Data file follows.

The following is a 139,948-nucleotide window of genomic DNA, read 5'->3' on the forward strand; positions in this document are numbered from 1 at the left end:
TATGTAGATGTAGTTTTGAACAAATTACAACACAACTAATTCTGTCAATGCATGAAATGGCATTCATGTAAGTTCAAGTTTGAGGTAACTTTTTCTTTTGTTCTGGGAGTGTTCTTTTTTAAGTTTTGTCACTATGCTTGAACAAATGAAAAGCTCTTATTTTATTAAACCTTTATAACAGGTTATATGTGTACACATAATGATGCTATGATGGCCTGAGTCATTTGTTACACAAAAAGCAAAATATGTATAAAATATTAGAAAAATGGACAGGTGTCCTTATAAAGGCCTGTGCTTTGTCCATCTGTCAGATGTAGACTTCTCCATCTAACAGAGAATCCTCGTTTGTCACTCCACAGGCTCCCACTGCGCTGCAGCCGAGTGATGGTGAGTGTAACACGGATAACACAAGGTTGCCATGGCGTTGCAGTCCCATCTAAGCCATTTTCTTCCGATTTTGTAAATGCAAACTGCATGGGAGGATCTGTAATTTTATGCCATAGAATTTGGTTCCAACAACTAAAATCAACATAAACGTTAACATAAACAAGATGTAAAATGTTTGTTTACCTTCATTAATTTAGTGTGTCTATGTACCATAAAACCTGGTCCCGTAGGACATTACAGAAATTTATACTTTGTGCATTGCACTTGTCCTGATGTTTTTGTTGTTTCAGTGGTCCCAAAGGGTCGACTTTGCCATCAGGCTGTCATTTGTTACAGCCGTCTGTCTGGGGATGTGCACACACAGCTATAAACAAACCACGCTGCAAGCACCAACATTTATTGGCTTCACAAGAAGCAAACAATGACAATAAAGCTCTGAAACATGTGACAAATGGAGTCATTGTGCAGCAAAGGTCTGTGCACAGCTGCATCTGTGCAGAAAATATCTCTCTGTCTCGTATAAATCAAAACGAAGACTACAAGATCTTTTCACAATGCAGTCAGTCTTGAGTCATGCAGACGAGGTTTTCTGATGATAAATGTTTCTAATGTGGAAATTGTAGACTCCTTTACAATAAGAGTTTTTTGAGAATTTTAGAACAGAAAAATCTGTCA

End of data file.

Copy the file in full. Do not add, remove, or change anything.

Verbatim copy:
The following is a 139,948-nucleotide window of genomic DNA, read 5'->3' on the forward strand; positions in this document are numbered from 1 at the left end:
TATGTAGATGTAGTTTTGAACAAATTACAACACAACTAATTCTGTCAATGCATGAAATGGCATTCATGTAAGTTCAAGTTTGAGGTAACTTTTTCTTTTGTTCTGGGAGTGTTCTTTTTTAAGTTTTGTCACTATGCTTGAACAAATGAAAAGCTCTTATTTTATTAAACCTTTATAACAGGTTATATGTGTACACATAATGATGCTATGATGGCCTGAGTCATTTGTTACACAAAAAGCAAAATATGTATAAAATATTAGAAAAATGGACAGGTGTCCTTATAAAGGCCTGTGCTTTGTCCATCTGTCAGATGTAGACTTCTCCATCTAACAGAGAATCCTCGTTTGTCACTCCACAGGCTCCCACTGCGCTGCAGCCGAGTGATGGTGAGTGTAACACGGATAACACAAGGTTGCCATGGCGTTGCAGTCCCATCTAAGCCATTTTCTTCCGATTTTGTAAATGCAAACTGCATGGGAGGATCTGTAATTTTATGCCATAGAATTTGGTTCCAACAACTAAAATCAACATAAACGTTAACATAAACAAGATGTAAAATGTTTGTTTACCTTCATTAATTTAGTGTGTCTATGTACCATAAAACCTGGTCCCGTAGGACATTACAGAAATTTATACTTTGTGCATTGCACTTGTCCTGATGTTTTTGTTGTTTCAGTGGTCCCAAAGGGTCGACTTTGCCATCAGGCTGTCATTTGTTACAGCCGTCTGTCTGGGGATGTGCACACACAGCTATAAACAAACCACGCTGCAAGCACCAACATTTATTGGCTTCACAAGAAGCAAACAATGACAATAAAGCTCTGAAACATGTGACAAATGGAGTCATTGTGCAGCAAAGGTCTGTGCACAGCTGCATCTGTGCAGAAAATATCTCTCTGTCTCGTATAAATCAAAACGAAGACTACAAGATCTTTTCACAATGCAGTCAGTCTTGAGTCATGCAGACGAGGTTTTCTGATGATAAATGTTTCTAATGTGGAAATTGTAGACTCCTTTACAATAAGAGTTTTTTGAGAATTTTAGAACAGAAAAATCTGTCA